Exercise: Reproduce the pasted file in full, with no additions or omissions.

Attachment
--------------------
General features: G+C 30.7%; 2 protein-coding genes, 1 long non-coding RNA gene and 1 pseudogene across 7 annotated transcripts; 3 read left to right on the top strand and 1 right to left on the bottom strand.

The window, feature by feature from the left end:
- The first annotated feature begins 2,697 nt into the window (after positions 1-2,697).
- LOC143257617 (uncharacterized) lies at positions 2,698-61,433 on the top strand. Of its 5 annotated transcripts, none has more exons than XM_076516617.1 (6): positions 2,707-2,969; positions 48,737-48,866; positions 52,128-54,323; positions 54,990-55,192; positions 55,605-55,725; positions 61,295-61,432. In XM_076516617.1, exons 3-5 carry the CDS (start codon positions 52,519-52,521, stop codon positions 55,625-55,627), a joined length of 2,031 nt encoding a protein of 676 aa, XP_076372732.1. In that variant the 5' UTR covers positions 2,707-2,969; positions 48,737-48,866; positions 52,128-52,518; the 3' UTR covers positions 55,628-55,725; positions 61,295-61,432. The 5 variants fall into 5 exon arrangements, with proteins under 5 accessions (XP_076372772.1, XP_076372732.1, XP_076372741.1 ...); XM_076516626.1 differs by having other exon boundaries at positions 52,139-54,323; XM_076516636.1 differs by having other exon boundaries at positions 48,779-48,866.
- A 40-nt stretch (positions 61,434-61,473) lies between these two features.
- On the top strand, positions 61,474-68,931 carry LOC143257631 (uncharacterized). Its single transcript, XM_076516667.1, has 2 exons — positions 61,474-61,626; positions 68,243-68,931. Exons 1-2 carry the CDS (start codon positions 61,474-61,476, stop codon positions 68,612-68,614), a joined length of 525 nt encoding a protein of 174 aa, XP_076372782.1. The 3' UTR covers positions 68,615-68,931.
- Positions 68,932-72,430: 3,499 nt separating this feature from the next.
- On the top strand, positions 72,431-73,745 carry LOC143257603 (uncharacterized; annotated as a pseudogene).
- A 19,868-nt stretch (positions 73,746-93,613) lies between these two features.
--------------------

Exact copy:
General features: G+C 30.7%; 2 protein-coding genes, 1 long non-coding RNA gene and 1 pseudogene across 7 annotated transcripts; 3 read left to right on the top strand and 1 right to left on the bottom strand.

The window, feature by feature from the left end:
- The first annotated feature begins 2,697 nt into the window (after positions 1-2,697).
- LOC143257617 (uncharacterized) lies at positions 2,698-61,433 on the top strand. Of its 5 annotated transcripts, none has more exons than XM_076516617.1 (6): positions 2,707-2,969; positions 48,737-48,866; positions 52,128-54,323; positions 54,990-55,192; positions 55,605-55,725; positions 61,295-61,432. In XM_076516617.1, exons 3-5 carry the CDS (start codon positions 52,519-52,521, stop codon positions 55,625-55,627), a joined length of 2,031 nt encoding a protein of 676 aa, XP_076372732.1. In that variant the 5' UTR covers positions 2,707-2,969; positions 48,737-48,866; positions 52,128-52,518; the 3' UTR covers positions 55,628-55,725; positions 61,295-61,432. The 5 variants fall into 5 exon arrangements, with proteins under 5 accessions (XP_076372772.1, XP_076372732.1, XP_076372741.1 ...); XM_076516626.1 differs by having other exon boundaries at positions 52,139-54,323; XM_076516636.1 differs by having other exon boundaries at positions 48,779-48,866.
- A 40-nt stretch (positions 61,434-61,473) lies between these two features.
- On the top strand, positions 61,474-68,931 carry LOC143257631 (uncharacterized). Its single transcript, XM_076516667.1, has 2 exons — positions 61,474-61,626; positions 68,243-68,931. Exons 1-2 carry the CDS (start codon positions 61,474-61,476, stop codon positions 68,612-68,614), a joined length of 525 nt encoding a protein of 174 aa, XP_076372782.1. The 3' UTR covers positions 68,615-68,931.
- Positions 68,932-72,430: 3,499 nt separating this feature from the next.
- On the top strand, positions 72,431-73,745 carry LOC143257603 (uncharacterized; annotated as a pseudogene).
- A 19,868-nt stretch (positions 73,746-93,613) lies between these two features.